The Man Who Created the Corner of Portage and Main
by George F. Reynolds
MHS Transactions, Series 3, Number 26, 1969-70 season
When the paddle-wheeler Anson Northup slowly wound her way down the Red River to Fort Garry in the early summer of 1859, she had on board a young man who was destined to play a most significant role in the development of the future city of Winnipeg. The passenger’s name was Henry McKenney. Three years later he built the first store at what came to be known as ‘the corner of Portage and Main.’
Henry McKenney was born at Amherstburg, Upper Canada, circa 1826, the second son of Henry McKenney (the elder) and his wife, the former Elizabeth Reily, who had arrived in Amherstburg in 1823 from Ireland, with her widowed father, John, and her three sisters. Young Henry McKenney married Lucy Stockwell in 1845. Their children, born at or near Amherstburg between the years 1847 and 1851, were in order of birth, Lucy, John and George. There may also have been a son older than Lucy and there is believed to have been another daughter, younger than Lucy.  Accompanying McKenney on the maiden voyage of the Anson Northup were his wife, their son John  and possibly one or more of their other children.
Henry and his older brother Augustus operated a frontier trading store during the 1850s in Minnesota Territory which until 1857 extended as far west as the Missouri River. Where the McKenneys had their post is not definitely known but there is some evidence that it may have been on the line-of-route between St. Paul and Pembina, possibly on the upper reaches of the Red River.
After safely landing his family at Red River Settlement in June 1859, Henry McKenney wasted little time in getting down to business. He acquired a large wooden building from the pioneer trader Andrew McDermot and converted it into a hotel in order to accommodate the influx of visitors and commercial men who were expected in the Settlement following the commencement of direct steamboat service. This stopping place, which he named “The Royal Hotel,” was the first hotel in Manitoba to open its doors.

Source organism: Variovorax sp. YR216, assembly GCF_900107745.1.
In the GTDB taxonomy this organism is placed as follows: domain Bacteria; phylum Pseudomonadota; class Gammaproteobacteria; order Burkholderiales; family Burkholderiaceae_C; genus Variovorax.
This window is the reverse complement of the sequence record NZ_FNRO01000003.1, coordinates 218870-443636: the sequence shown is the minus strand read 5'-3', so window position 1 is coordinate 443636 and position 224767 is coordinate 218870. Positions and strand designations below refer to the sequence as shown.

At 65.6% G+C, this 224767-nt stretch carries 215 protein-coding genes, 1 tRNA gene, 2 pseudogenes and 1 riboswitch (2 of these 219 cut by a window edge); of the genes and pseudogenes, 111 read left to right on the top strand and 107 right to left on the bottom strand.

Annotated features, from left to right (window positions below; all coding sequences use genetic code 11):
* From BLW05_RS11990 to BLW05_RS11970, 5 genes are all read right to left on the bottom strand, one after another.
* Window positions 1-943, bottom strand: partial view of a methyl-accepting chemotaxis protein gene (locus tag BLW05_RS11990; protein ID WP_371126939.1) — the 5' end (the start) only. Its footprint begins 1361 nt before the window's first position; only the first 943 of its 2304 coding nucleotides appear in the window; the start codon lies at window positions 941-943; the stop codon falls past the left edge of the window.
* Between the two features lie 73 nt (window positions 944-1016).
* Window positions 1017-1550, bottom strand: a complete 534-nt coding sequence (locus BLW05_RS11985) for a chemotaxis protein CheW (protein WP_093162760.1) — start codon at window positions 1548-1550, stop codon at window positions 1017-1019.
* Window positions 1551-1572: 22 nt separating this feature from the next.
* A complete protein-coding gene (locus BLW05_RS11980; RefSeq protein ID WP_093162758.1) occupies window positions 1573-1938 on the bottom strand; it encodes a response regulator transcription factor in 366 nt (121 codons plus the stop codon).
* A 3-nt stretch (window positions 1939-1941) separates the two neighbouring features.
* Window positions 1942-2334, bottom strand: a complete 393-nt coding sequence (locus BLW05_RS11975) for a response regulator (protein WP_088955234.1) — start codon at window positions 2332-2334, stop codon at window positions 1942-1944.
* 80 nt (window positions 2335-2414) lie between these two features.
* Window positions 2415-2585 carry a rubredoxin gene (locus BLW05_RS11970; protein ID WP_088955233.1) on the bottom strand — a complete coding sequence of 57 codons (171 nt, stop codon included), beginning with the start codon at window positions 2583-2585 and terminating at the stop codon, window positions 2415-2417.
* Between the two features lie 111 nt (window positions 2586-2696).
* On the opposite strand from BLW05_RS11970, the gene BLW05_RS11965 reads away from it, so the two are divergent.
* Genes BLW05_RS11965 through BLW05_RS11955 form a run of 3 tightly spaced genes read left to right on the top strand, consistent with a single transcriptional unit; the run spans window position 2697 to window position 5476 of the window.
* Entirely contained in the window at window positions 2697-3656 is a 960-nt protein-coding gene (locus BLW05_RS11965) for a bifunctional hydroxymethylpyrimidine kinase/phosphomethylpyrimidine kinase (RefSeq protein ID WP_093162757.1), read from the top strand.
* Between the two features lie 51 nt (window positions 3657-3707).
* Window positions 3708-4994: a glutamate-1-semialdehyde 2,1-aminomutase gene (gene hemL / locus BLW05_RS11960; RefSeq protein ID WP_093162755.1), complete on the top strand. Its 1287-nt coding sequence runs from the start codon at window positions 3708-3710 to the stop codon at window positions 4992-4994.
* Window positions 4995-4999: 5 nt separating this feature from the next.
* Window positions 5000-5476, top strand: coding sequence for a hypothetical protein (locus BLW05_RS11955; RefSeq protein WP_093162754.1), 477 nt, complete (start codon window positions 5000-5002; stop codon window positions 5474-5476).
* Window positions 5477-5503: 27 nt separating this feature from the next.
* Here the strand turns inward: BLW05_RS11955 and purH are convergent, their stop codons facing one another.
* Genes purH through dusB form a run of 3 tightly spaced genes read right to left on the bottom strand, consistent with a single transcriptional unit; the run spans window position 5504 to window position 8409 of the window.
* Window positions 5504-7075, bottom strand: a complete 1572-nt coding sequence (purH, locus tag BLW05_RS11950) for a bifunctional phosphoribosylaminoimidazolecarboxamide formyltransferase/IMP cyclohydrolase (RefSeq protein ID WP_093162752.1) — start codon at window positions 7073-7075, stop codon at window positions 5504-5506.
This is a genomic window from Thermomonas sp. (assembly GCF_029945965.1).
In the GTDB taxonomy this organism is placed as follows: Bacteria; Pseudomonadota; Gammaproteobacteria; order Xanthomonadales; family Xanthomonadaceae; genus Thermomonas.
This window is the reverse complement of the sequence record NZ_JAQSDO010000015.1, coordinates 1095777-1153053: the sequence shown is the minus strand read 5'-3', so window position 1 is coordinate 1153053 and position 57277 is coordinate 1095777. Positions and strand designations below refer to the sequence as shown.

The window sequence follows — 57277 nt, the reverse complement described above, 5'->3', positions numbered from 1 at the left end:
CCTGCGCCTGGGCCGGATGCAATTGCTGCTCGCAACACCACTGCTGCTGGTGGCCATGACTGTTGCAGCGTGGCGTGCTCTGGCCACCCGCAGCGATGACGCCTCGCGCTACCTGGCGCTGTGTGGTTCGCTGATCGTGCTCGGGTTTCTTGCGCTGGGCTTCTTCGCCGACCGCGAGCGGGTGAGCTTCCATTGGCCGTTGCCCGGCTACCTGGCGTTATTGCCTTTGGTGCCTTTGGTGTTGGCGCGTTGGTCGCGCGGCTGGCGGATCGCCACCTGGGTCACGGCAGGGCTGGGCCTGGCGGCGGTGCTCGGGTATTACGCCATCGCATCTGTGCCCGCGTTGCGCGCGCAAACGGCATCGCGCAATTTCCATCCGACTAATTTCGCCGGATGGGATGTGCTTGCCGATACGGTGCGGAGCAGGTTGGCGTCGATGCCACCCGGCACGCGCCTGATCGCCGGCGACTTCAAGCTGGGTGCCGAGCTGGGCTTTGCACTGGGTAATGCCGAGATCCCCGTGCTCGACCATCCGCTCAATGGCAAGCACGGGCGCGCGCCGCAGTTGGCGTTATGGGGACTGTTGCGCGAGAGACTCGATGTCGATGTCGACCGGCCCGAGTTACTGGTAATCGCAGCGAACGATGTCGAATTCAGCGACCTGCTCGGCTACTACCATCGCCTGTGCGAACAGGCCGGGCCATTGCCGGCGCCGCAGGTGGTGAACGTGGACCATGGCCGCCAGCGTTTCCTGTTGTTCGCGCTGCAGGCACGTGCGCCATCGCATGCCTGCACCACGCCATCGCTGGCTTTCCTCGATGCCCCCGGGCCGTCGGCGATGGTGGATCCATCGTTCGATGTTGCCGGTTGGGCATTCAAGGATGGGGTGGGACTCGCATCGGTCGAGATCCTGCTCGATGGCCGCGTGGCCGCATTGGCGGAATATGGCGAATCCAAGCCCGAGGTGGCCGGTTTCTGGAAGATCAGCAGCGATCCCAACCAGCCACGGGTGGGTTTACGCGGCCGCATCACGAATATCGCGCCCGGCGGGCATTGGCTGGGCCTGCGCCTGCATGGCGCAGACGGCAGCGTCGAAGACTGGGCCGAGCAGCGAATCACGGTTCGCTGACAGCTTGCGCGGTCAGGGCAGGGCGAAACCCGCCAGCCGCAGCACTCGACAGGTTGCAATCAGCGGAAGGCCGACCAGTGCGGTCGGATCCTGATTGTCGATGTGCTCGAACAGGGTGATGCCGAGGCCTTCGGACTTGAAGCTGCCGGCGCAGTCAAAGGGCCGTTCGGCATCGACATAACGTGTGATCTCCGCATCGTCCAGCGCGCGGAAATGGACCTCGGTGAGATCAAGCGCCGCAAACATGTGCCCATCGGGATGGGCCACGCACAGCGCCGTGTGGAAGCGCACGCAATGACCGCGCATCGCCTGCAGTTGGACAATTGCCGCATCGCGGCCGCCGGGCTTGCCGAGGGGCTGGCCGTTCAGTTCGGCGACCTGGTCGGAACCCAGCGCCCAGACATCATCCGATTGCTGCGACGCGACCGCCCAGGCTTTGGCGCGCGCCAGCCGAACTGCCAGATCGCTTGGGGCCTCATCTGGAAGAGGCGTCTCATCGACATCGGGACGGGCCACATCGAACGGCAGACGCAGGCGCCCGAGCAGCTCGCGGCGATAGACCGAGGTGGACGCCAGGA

McKenney’s hotel was built (like many of McDermot’s other buildings)  on high ground, well above the spring flood plain, some 500 feet back from the Red River. The actual site of “The Royal” was probably between McDermot and Bannatyne Avenues with the weight of evidence favoring a location near Bannatyne.
While McKenney ran a cozy and home-like inn, he did not provide hack service for his guests, an early traveller having recorded that he had to hire an ox-cart to take his moveables from the dock to the hotel.
Although Henry (or Harry), as he was frequently called in the Settlement, did not obtain a liquor license until 1861, his hotel soon became a popular rendezvous. In addition to the hotel business, he opened a general store on the premises and started trading in pemmican and fur. That his establishment rapidly became well-known is indicated in rather a curious way by an advertisement in the pioneer newspaper, the Nor'Wester, 28 January 1860 in which A. G. B. Bannatyne advised prospective customers that his store (which had been in business for some eight years) was located “near the Royal Hotel” (which had only been open a few months).
In the early part of March 1860, a large group of Bois Brules held a meeting in the Royal Hotel to protest against discrimination and the lack of certainty respecting their land tenure. The Nor'Wester has been blamed for stirring up the mixed-blood descendants of the aborigines by the printing of inflammatory letters and editorials.
On 15 March 1860, Henry McKenney appears for the first time before the General Quarterly Court of Assiniboia  to sue Clinton Geddings and George Moar for recovery of a debt. McKenney might well be classed as a compulsive litigant. During the succeeding nine years he was before the Quarterly Court as plaintiff or defendant in no less than thirty actions and there is no record of how many times he patronized the lower courts. In the absence of “professional” lawyers at Red River, it was customary for those appearing in court either to act on their own behalf or have a friend do so. McKenney relished the role of backwoods legal expert. If he wasn’t pleading one of his own cases, he was quite willing to step forward and act as advocate for anyone requesting his services.